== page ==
The couple was pronounced husband and wife, they kissed, turned to be presented to their friends and families and that’s when the father of the bride, takes a glass wrapped in a white cloth, breaks the glass with a hearty stomp – Mazal tov!  The groom’s side laughs.  The groom’s side then stands and says – Amen.  As the new couple and wedding party recess, there are cheers, applause and waves.

This was a great way to respect the other family and put everyone at easy.  It was a great wedding.

OneWed’s Local Flavor: Time to Face the Crowd?

Monday, March 15th, 2010
Turn around and let us see those beautiful mugs.

Turn around and let us see those beautiful mugs.

In a traditional wedding ceremony the bride and groom face the officiant and their guests face… the backside of the bride and groom. A recent trend in weddings is for the bride and groom to mix it up a little. One popular idea has the bride and groom facing each other, so that they can see both the officiant and their guests with their peripheral vision. Another idea is to have the officiant stand with his or her back to the crowd so that the bride and groom are facing both the officiant AND the guests.

Some people think this trend is a great idea that allows couples to really include their guests in the ceremony. Others think that it’s well, a little showy and narcissistic. After all, this isn’t a play it’s a wedding.

Before deciding to face your guests, make sure to consider a few things.

1. If you catch the eye of your freshman-year roommate during your vows will he make a crude gesture that causes you to dissolve into laughter?
2. Are you or your bride shy or have stage fright?
3. What does the officiant think?

In addition to serving as OneWed’s VP of Marketing, Jennifer Napier is a guest contributor to the GroomsAdvice blog offering a little local flavor for the grooms. You can connect with Jennifer on Google+ and Twitter.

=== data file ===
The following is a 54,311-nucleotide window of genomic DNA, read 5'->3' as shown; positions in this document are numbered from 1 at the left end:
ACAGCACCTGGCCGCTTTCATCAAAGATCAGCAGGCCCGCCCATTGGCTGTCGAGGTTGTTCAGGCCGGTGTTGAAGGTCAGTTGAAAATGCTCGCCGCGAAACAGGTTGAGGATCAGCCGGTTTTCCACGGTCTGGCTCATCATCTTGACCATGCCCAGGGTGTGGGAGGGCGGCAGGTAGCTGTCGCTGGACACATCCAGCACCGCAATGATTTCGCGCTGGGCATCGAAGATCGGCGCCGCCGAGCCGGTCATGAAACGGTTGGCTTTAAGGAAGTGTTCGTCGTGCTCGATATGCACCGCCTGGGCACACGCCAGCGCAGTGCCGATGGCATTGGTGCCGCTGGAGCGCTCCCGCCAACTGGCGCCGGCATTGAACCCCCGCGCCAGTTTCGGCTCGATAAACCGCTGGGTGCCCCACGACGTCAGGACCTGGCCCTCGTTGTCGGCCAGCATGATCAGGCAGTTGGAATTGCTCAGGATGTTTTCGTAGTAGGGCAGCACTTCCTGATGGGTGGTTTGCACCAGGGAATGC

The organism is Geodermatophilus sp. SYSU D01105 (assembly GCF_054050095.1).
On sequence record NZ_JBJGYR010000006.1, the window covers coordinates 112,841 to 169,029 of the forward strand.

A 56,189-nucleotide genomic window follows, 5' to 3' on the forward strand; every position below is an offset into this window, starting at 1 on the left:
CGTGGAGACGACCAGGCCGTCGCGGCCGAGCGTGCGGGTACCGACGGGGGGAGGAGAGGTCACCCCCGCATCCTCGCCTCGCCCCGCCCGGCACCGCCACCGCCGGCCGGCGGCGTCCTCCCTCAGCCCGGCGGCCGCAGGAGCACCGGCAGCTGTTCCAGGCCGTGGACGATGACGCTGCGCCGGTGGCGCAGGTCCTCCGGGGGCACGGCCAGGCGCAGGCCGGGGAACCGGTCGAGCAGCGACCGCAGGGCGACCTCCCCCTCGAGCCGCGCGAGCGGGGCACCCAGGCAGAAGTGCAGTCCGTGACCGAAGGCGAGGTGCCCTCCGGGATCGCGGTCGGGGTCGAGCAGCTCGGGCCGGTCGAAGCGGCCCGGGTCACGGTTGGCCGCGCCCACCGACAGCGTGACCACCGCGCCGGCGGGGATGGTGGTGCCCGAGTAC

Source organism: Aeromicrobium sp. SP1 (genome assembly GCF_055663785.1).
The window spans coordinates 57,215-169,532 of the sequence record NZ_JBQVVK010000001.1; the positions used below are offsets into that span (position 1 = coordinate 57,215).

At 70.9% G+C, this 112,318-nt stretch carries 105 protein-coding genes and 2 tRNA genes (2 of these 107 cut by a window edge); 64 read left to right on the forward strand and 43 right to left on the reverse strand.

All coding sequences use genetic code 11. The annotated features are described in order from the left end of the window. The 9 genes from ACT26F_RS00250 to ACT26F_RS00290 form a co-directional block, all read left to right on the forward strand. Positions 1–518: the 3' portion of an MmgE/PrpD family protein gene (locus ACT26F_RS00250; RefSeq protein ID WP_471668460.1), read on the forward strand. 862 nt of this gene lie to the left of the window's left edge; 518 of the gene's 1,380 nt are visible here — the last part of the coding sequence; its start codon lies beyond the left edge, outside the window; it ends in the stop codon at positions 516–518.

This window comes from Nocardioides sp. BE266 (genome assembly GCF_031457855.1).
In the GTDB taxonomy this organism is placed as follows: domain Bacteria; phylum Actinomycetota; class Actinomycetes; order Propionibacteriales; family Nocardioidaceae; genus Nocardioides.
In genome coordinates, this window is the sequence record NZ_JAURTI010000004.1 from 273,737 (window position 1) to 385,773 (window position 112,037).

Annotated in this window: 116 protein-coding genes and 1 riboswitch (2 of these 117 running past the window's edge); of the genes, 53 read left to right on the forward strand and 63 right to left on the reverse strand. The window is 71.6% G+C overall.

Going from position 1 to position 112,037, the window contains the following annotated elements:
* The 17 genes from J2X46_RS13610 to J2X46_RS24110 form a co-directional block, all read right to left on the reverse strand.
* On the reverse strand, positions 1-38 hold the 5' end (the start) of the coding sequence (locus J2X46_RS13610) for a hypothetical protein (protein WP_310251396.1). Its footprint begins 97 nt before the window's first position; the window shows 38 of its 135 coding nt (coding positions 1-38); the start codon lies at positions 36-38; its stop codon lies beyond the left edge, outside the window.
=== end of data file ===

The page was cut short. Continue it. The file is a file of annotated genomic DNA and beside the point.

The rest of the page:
Spark Intrigue With Wedding Surprises

Tuesday, October 20th, 2009
Simon Daykin says to keep those wedding day surprises coming!

Simon Daykin says to keep those wedding day surprises coming!

Here’s a story about a wedding I did last year. This wedding took place at the Rimrock Hotel in Banff.  (On a side note, the service, food and hotel staff were AMAZING.  I can’t say enough great things about them) When we sat down to design this wedding, I wanted to keep the guests guessing and the surprises coming all night.  So we took each element, the ceremony, the cocktail hour, the dinner and the party and treated it as its own event, and each event was revealed to the guests as the night progressed.  This kept the element of surprise to a maximum and it kept them guessing what would happen next.

The Ceremony

The ceremony was held in one of the longest rooms I have ever stood in.  I mean it must have been a good 65 feet or more.  It was funny listening to the bridesmaids comment on how long their aisle walk was.  The room had full windows behind the couple with a full view of the mountains.  I had the hotel remove the curtains and sheers so the view was totally unobstructed.  We also didn’t use too much décor in this room because with views like that, you really don’t need to.  We did add some candles and flower arrangements to the aisle.  We brought in a faux fireplace, which we filled with candles (battery operated) we also placed close to 200 additional candles on the fireplace, the window sills and some on the frames.  These were all real and gave the room a fantastic glow.  It was simple, romantic and classically elegant.

The Cocktail Hour

The cocktail hour was held in the room between the ceremony and the dinner area.  We had to transport the chairs from the ceremony to the dinner and I didn’t want to interrupt the cocktail hour while doing so, we also had brought in winter trees that had glass ornaments on them that were the place cards but we didn’t want those unveiled until later.  We set up pipe and drape curtains as a fake wall to hide the chair movement and we placed the trees behind the drape as well.  Half an hour before dinner, we took down the draping , revealed the trees and asked everyone to find their place cards and please take their seats for dinner.  The place cards were attached to the glass ornaments and strung alphabetically.